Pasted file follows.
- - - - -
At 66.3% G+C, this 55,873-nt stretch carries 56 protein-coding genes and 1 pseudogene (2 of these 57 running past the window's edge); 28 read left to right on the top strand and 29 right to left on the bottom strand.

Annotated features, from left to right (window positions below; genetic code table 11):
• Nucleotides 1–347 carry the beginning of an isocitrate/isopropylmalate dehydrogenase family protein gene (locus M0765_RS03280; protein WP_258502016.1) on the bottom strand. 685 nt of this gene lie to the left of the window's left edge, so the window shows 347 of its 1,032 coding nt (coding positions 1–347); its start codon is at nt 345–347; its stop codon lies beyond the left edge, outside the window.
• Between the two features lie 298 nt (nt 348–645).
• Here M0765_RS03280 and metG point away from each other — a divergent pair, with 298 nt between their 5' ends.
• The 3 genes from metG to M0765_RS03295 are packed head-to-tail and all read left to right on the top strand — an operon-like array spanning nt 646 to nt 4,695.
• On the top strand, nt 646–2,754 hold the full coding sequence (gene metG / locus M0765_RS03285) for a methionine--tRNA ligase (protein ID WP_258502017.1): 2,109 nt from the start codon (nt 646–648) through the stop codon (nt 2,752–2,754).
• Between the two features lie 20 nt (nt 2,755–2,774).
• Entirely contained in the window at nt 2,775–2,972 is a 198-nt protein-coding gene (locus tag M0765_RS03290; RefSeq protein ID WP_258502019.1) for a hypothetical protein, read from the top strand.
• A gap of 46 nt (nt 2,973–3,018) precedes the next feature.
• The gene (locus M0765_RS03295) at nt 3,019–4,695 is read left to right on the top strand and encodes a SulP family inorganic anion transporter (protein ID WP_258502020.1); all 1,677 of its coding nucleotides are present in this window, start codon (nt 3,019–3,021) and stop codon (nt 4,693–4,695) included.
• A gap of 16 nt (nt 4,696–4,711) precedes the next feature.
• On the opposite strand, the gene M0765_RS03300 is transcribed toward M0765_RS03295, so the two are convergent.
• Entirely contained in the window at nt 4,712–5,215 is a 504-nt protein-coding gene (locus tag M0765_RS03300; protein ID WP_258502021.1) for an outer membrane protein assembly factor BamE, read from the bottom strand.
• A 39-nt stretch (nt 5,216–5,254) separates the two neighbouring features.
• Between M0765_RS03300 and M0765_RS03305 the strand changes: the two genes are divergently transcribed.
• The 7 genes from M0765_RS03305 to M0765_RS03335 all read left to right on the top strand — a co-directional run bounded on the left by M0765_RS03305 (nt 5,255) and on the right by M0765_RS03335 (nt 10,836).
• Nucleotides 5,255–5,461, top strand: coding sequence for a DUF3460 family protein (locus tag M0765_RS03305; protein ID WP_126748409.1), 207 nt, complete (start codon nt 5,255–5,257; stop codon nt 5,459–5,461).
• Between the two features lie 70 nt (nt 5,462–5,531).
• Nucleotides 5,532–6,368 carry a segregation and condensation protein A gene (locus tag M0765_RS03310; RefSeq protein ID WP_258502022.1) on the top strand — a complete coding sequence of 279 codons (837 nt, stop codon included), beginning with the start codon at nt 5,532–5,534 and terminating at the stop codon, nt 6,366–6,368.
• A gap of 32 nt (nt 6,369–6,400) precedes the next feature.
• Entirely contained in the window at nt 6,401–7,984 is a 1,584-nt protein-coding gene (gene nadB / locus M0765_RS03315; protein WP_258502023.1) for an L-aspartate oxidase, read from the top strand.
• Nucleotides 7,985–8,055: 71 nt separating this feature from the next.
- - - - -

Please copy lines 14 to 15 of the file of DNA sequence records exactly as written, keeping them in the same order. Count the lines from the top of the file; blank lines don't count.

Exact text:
• Entirely contained in the window at nt 4,712–5,215 is a 504-nt protein-coding gene (locus tag M0765_RS03300; protein ID WP_258502021.1) for an outer membrane protein assembly factor BamE, read from the bottom strand.
• A 39-nt stretch (nt 5,216–5,254) separates the two neighbouring features.